8. 8. Ko Tarutao Ko Tarutao is one of the 51 islands that belong to the Tarutao National Marine Park archi- pelago in southern Thailand. One of Tarutao’s greatest attractions is its wildlife; the island and its surroundings are home to sea turtles, whales, monitor lizards, crab-eating ma- caques, mouse deer and others. Ayuthaya Ayuthaya was founded in 1350 AD by King U Thong as the second capital of Siam after Sukhothai. Throughout the centuries, the ideal location between China, India and the Malay Archipelago made Ayutthaya the trading capital of Asia. By 1700 Ayutthaya had become one of the largest cities in the world with a total of 1 million inhabitants. In 1767, the city was destroyed by the Burmese army, resulting in the collapse of the kingdom. The city was re-founded a few kilometers to the east of the ruins, which now form the Ayut- thaya historical park. Most of the remains are temples and palaces, as those were the only buildings made of stone at that time. Ko Chang Located near the border with Cambodia, Ko Chang is the second largest island in Thailand and the biggest in the Ko Chang Marine Park archipelago. Ko Chang is one of Thailand’s most beautiful islands with several waterfalls, thriving coral reefs, rainforests and long white sandy beaches. The island is also home to a wide range of wildlife, including birds, snakes, deer and a number of elephants. Grand Palace The construction of the Grand Palace started in 1782 when the capital of Siam was moved from Thonburi to Bangkok. The Grand Palace covers a wide range of architectural styles, ranging from a pure Ayutthayan style of the temples to a blend of Thai and Western for later structures. It also includes the Wat Phra Kaew, home to the Emerald Buddha, one of the oldest and most famous statues of the Buddha in the world. Similan Islands The Similan Islands in the western Andaman Sea are considered the best diving destina- tion in Thailand. The archipelago consists of nine islands covered in tropical jungle with white sandy beaches. The views under the water surface are even more impressive. There are two different kinds of diving spots around the Similan Islands. Diving sites facing east consist of gently sloping coral reefs while diving sites facing east feature massive granite boulders, covered with hard and soft corals. POPULAR ATTRACTIONS 8 Country profile THAILANDLearnmera Oy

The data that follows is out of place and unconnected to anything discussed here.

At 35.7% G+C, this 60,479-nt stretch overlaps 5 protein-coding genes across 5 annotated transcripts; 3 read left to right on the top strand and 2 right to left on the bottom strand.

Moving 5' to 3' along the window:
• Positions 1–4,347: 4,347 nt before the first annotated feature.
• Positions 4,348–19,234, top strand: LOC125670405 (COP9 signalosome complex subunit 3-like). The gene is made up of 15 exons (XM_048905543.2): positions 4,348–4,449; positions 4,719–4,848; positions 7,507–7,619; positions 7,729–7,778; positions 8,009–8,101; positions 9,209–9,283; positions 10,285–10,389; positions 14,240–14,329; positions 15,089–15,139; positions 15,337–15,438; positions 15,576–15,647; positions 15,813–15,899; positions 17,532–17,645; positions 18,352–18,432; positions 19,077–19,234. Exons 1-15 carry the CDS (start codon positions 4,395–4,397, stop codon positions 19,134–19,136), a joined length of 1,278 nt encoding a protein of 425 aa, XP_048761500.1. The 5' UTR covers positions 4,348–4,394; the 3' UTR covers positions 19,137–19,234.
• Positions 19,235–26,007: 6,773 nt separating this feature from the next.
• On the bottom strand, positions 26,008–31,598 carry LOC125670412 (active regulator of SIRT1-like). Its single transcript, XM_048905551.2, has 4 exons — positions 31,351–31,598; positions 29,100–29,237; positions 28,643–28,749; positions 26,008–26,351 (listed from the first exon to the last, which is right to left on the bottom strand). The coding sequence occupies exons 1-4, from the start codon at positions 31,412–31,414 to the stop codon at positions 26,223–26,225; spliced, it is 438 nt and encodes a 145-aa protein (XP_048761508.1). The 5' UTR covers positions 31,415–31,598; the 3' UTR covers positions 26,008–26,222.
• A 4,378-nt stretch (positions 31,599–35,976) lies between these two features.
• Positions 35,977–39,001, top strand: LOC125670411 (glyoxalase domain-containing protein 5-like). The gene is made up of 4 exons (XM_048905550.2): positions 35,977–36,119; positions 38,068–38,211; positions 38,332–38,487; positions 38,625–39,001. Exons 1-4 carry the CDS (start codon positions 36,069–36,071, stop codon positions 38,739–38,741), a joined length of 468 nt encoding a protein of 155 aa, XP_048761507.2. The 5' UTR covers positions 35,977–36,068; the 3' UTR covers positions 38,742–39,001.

9. 9. Chiang Mai Night Bazaar Chiang Mai is one of the top Thailand attractions. The famous Night Bazaar sprawls along several city blocks along footpaths, inside buildings and temple grounds. It has handi- crafts, arts, clothing and and imported products of all descriptions, and a number of large, well-appointed modern shopping centers. At first, the market was owned by Chinese mer- chants, but since it grew in size as more commercial buildings were built, it was no longer owned by a single group of people. Instead, there are many owners, and most of them are Thai. Railay Railay beach (or Rai Leh) is a small peninsula that is only accessible by boat due to the high limestone cliffs cutting off mainland access. These cliffs attract rock climbers from all over the world, but the area is also a popular attraction in Thailand due to its beautiful beaches and quiet relaxing atmosphere. Accommodation ranges from inexpensive bunga- lows popular with backpackers and climbers, to the renowned jet-set resort of Rayavadee. Phang Nga Bay Phang Nga Bay is one of the top attractions in Thailand and one of most scenic areas in the country. It consists of beautiful caves, aquatic grottoes and limestone islands. The most famous island in the bay is a sea stack called Ko Ping Kan (more commonly known as James Bond Island) which was featured in the James Bond movie “The Man with the Golden Gun”. Koh Tao Koh Tao, literally Turtle Island, is a small island located near the eastern shore of the Gulf of Thailand. Around 7000 new divers get certified on Koh Tao each year, making it one of the most popular destinations in the world for learning to dive. Diving around the island reefs is easy and fun and you can see an impressive variety of marine species such as coral, turtles, lots of small fish, barracudas, and there is a very small chance of seeing a whale shark. The average visibility is around 15-20 meters. Ko Phi Phi Ko Phi Phi is a small archipelago in the Krabi Province in Southern Thailand. Ko Phi Phi Don is the largest island of the group, and is the only island with permanent inhabitants while the smaller Ko Phi Phi Leh is very popular as a beach or for diving excursions. Tour- ism on Ko Phi Phi has grown exponentially only very recently, especially after Ko Phi Phi Leh was used as a location for the 2000 movie The Beach. POPULAR ATTRACTIONS 9 Country profile THAILANDLearnmera Oy